Real Farmwives of America
Home is where your story begins. It’s a saying I have hanging in my home and it’s oh, so true. I was born and raised on a farm, grew up and moved away for six years, and now I’m right back where I started.
Well, almost … one mile away still counts. Right?
My fabulous and long-time friend Jane from Going Jane introduced me to Heather, a farm wife with 3 Kids and Lots of Pigs. Each week she hosts Farmer Friday on her blog. This week she’s adding a “Real Farmwives of America” feature.
They’ve invited me to join the fun!
Each month, we wives will share a few farm follies … then you can hop around and learn more about other farm girls and life on the farm. Today we’re each sharing our own answer to the question, How did I get here?
I shared my story not long ago, but I’m going to tell it again. This time I’ll spice it up with a little dairy barn romance. Grab some coffee … tea … Diet Coke … whatever your poison. It’s going to be a long read … and you’ll want to visit the other ladies, too. They have some fantastic stories to tell.
Now settle in and hold on to your hats!
My husband and I are a mixed up mess of agricultural experience.
He was raised on a dairy farm like his father and grandfather. I was raised on a fruit and vegetable farm, and my dad raised Angus cattle. I picked apples, peaches, green beans and pumpkins, started rotten tomato fights with my siblings, and daydreamed on the back of a very old Quarter Horse named Cherokee. County fair steer shows and hog shows were conquered.
I went to college, came home to the county fair on assignment for Farm & Dairy (I was an intern), and somehow caught Farmguy’s eye. We’d known each other for years, you see … but that’s another story — you can read about his Holstein harem here. It’s quite entertaining.
But back to 1996 and the Carroll County Fair …
We both entered the 4-H alumni showmanship contest. I had never shown a Holstein before. I did, however beat him in the goat showing part of the competition … pure luck, I tell you.
He won of course. And then he started chatting up my mom. Years later he told me his strategy was always to get in good with the parents before working on their daughter. It worked. My mother hounded me to call him for weeks … and everybody knows how 20 year-olds like to listen to their mothers.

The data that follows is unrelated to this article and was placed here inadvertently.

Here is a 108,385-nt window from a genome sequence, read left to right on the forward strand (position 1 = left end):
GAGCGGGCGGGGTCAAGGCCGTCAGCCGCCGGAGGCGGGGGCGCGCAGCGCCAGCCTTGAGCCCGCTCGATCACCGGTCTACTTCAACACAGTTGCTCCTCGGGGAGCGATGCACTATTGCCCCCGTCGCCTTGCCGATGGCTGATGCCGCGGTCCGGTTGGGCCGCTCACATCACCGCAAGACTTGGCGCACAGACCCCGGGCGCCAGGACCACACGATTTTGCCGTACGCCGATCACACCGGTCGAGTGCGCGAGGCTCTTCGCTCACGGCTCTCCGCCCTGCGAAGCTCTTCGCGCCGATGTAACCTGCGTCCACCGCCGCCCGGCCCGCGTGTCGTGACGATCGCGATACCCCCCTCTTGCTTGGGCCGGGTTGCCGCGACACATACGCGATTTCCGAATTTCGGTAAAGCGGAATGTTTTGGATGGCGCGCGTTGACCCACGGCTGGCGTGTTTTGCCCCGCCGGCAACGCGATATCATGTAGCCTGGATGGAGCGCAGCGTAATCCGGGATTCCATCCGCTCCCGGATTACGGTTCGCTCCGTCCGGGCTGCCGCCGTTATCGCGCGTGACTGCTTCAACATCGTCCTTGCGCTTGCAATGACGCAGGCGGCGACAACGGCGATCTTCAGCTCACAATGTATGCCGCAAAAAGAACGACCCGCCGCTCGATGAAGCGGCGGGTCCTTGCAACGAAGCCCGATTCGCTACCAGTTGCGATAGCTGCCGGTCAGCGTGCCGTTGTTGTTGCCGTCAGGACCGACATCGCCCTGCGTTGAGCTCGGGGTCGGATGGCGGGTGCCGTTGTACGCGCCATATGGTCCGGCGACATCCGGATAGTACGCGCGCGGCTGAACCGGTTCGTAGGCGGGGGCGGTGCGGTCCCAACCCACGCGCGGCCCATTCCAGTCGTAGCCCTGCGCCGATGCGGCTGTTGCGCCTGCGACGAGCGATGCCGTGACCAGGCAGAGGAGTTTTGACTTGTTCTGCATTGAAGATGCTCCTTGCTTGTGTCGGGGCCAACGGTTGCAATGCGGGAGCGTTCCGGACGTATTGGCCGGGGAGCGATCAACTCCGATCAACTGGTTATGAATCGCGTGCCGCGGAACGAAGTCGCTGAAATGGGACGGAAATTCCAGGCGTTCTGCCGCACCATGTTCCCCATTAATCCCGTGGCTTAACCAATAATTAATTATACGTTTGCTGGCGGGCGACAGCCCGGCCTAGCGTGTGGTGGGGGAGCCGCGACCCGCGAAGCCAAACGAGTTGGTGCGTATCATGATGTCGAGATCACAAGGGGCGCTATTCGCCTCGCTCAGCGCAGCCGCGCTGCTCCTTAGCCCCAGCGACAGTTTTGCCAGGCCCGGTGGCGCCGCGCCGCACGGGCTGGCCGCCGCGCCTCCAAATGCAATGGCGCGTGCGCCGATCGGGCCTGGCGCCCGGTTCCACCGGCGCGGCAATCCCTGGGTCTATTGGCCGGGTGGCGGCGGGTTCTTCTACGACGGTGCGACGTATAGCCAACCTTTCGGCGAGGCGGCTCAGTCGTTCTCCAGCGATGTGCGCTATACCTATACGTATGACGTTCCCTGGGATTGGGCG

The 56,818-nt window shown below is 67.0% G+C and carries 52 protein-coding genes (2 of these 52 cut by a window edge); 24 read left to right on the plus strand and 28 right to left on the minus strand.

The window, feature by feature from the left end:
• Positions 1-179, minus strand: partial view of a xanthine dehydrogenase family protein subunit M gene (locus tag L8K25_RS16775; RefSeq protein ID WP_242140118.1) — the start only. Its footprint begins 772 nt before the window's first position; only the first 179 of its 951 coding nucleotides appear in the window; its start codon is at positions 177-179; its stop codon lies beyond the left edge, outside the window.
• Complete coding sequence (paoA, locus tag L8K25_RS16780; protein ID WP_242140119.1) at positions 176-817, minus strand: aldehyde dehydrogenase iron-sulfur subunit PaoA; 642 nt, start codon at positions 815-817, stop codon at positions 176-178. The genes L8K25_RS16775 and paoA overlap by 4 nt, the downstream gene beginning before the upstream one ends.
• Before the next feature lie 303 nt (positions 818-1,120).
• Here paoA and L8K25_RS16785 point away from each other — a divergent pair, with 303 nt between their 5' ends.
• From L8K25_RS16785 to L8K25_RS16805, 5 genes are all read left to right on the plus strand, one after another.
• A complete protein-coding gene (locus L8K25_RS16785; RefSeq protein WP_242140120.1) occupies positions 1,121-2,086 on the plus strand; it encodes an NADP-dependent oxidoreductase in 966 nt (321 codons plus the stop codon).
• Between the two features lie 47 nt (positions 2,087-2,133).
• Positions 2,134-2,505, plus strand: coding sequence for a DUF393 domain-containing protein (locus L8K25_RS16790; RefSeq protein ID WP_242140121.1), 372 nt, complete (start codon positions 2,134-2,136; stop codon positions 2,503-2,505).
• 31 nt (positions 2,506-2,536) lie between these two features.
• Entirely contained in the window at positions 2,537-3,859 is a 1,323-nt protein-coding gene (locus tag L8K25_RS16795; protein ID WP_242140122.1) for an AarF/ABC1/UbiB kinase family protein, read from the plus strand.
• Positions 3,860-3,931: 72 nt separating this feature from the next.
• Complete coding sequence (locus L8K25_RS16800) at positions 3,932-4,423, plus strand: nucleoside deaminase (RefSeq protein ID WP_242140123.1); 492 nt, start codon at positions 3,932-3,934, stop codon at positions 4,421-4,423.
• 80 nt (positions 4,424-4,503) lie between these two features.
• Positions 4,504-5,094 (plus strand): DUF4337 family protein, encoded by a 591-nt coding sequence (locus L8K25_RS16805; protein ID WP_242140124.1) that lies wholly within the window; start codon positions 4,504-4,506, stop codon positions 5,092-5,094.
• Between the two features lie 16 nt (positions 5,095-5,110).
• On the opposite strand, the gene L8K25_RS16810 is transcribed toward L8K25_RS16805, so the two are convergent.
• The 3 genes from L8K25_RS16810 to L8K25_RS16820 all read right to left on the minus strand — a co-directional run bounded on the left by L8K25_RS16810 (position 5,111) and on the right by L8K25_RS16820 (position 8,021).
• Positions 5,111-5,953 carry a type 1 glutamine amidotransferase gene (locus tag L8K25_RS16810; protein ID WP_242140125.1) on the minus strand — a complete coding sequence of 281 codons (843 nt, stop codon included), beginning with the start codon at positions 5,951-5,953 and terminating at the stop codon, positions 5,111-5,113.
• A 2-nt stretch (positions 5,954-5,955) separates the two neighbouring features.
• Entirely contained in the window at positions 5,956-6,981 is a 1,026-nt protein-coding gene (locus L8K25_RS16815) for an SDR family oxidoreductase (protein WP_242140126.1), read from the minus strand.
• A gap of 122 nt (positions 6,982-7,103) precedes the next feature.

It began as a romance via e-mail (cutting edge, I know!). We went to dinner and a movie on our first date. Three weeks later I was helping him milk cows. Our minds were literally in the gutter … after all, it had to be cleaned.
We married in 1998.
I had graduated from a liberal arts college barely aware of the agriculture industry. I had a job at PBS Animal Health while going to school. I worked at a chestnut farm when I graduated. Then I took a job as public relations coordinator at the Ohio Agricultural Research and Development Center. I loved it there … until my first baby came along. And then I loved her more.
She came along in 2000. Soon after, I quit my job. Farmguy worked at Certified Angus Beef LLC and luckily, they were looking for a freelance writer to help in the public relations division. I was hired and I worked from home. Somehwere in there, I had two more babies and became a part-time employee.
I still work from home.
I get to do the work I love while being at home with my kids.
It is truly a blessing I do not take for granted.
Now it’s 2010.
I’ve been focusing on Angus cattle for nearly 10 years, and FarmGuy has worked there for 13.
The truly messed up part?
We feed Holstein steers for my father-in-law at our farm. It’s situated one mile from my parents, two pastures from my brother’s farm and about five miles from my in-laws’ dairy farm. We balance our loyalties between my father-in-law’s freezer beef, the Angus beef grown and sold by my family at Manfull Orchards Farm Market, and the Certified Angus Beef ® brand products we market and promote as employees of a company that’s been around since 1978.
My brother and sister-in-law grow produce for their CSA:
We help with the marketing — managing their website and such.
And Farmguy mostly manages the steers. I won’t even mention the chickens, rabbits and at one time, goat that live amongst us all. I still daydream from the back of another, very old Quarter Horse … though not as often as I’d like. There’s a fat little pony around here somewhere, too. Dogs and cats come and go.
It’s a big hot mess.
We wouldn’t have it any other way. We don’t grow acres and acres of corn and beans. We don’t rise every morning before dawn to head to a milking parlor. We’re in a unique position to enjoy and take part in so many aspects of agriculture that some days our heads spin. We’re in a fortunate position … a rewarding position … to assist and represent and promote agriculture from many angles.
We help tell the stories that help consumers understand where their food comes from.
We do that at county fairs …
At work …
and for our families.
And that makes us smile!
As my friend Jane can attest … we don’t farm full-time, but we do earn our livings from agriculture and promote it with everything that we do. It’s not always easy, but most things worth doing seldom are.
That’s my story …
Now read about other Real Farmwives of America!
o Amy at A Latte with Ott, A.
o Marybeth at Alarm Clock Wars
o Leah at Beyer Beware
o Jeanette at Fence Row to Fence Row
o Lauren at Four Ransoms and a Farm
o Cris at GOODEness Gracious
o Meggie at Hoosier Farm Babe
o Jent at My Front Porch
o Katie at On the Banks of Squaw Creek
o Whitney at Life is a Highway and Mine’s Surrounded By Corn
o Lana at Walking the Off-Beaten Path
o Denise at Who is the Grown Up